I often supervise interns who repress any sense of enjoyment that comes from making an interpretation that moves a patient forward, or seeing theoretical elements manifest in the treatment, and try to help them see that enjoying the process of learning psychotherapy and learning about the patient is not the same as having fun at her/his expense. As Sutton-Smith says, “The opposite of play isn’t work. It’s depression.” In this regard I agree with him: When engaging in a lusory attitude with patients we are working with them. Removing those obstacles is very hard, dangerous work, and it is deeply and seriously playful.
To add gamers and video games into the mix, I would suggest that approaching video games as an addiction is a step in the wrong direction. This is not to say that I don’t think that some people play video games to the detriment of their lives and relationships. I do think that happens, just like I think people engage in a number of activities at times to the detriment of their lives and relationships. But to label them as pathological is to miss the point. Even if we rule out the cultural incompetency of the clinician around video games which often masquerades as dismissal or villainization, we need to understand that we are in essence asking the patient to adopt the same lusory attitude with us that is often there already for them with video games. We are saying, “don’t play that game, play this game of therapy instead.”
(Unless you have this view of psychotherapy:
Psychotherapy needs to stop taking the lusory attitude for granted. What if we became more mindful of our lusory attitude? We all have them, over coffee with a colleague when we look at each other and say, “this is such a weird profession!” It’s like golf in that respect, it seems; so intricate and complicated with rules we take for granted that make a particular human relationship much more complicated than it has to be. Try that on the next time you are trying to discuss your fee with someone: “I charge you $150 an hour because this is a weird relationship that has intricate rules and is much more complicated than human relationships have to be.”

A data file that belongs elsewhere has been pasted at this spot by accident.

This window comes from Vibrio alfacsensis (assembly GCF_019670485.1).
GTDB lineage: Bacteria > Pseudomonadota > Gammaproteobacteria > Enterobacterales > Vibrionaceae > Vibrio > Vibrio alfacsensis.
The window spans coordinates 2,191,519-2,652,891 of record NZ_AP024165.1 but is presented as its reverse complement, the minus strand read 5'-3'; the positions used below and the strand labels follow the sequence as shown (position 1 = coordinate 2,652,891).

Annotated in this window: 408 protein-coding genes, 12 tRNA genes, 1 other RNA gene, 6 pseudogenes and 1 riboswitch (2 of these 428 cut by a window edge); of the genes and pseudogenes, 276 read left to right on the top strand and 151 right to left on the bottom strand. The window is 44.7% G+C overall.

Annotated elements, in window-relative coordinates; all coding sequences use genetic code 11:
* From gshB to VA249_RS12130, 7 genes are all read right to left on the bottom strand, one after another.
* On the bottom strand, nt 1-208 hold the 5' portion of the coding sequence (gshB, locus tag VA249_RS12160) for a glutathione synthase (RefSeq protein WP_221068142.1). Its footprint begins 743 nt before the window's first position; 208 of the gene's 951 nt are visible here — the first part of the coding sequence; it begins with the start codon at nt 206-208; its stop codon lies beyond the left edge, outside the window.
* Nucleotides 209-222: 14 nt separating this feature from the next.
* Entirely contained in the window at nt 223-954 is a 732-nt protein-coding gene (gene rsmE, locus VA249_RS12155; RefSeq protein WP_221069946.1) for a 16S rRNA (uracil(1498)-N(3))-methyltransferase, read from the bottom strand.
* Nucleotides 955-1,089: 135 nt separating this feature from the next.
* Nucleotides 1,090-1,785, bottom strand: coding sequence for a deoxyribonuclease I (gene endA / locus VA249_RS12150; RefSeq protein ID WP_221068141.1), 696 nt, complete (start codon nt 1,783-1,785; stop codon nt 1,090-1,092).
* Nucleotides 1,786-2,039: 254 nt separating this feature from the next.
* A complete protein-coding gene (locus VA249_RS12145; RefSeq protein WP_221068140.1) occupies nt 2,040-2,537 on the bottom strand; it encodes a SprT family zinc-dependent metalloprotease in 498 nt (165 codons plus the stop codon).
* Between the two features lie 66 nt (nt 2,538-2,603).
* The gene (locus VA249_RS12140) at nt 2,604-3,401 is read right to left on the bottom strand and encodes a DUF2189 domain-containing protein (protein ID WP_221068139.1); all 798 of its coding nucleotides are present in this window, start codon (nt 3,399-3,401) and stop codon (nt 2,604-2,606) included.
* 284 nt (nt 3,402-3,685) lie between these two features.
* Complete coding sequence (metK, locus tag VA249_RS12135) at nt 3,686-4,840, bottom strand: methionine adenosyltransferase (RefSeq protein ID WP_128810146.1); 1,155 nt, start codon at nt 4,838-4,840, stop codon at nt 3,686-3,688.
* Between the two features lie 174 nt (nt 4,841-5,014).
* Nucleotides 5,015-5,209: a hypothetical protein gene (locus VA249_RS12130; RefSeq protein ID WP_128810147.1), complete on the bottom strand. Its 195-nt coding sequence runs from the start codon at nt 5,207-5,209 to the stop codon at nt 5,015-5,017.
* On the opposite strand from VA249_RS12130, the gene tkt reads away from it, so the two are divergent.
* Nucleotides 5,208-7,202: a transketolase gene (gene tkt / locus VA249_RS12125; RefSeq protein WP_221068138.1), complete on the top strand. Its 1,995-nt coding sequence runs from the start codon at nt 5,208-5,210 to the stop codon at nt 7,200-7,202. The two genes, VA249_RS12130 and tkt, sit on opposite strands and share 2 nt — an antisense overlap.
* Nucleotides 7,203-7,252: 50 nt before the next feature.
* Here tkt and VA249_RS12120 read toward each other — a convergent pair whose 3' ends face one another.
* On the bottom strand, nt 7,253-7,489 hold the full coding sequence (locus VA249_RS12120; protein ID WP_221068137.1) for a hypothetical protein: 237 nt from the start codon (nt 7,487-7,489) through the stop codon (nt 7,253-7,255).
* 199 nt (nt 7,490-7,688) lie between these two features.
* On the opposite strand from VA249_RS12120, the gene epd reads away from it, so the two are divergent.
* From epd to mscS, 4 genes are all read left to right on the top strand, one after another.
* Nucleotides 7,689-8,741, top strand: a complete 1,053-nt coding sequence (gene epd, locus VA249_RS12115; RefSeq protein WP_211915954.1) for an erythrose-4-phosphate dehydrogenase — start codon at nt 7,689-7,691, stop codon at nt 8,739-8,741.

I think that there are strong parallels between therapy, neurosis, and games, and that the thread that links them together may be the lusory attitude. In games, the design always boils down to a voluntary attempt to overcome and unnecessary obstacle. In neurosis, the attempt to repress intolerable conflicts and feelings creates an unnecessary obstacle even as the patient tries to remove the unnecessary obstacle of those same conflicts and feelings. (Game designers may recognize an interesting resemblance to the concept of iterative design here.) Finally, in therapy, the neurosis or symptom becomes the unnecessary obstacle that the therapist and patient voluntarily attempt to overcome.
What do you think? Does this jibe with your experience as a therapist, patient, gamer or game designer?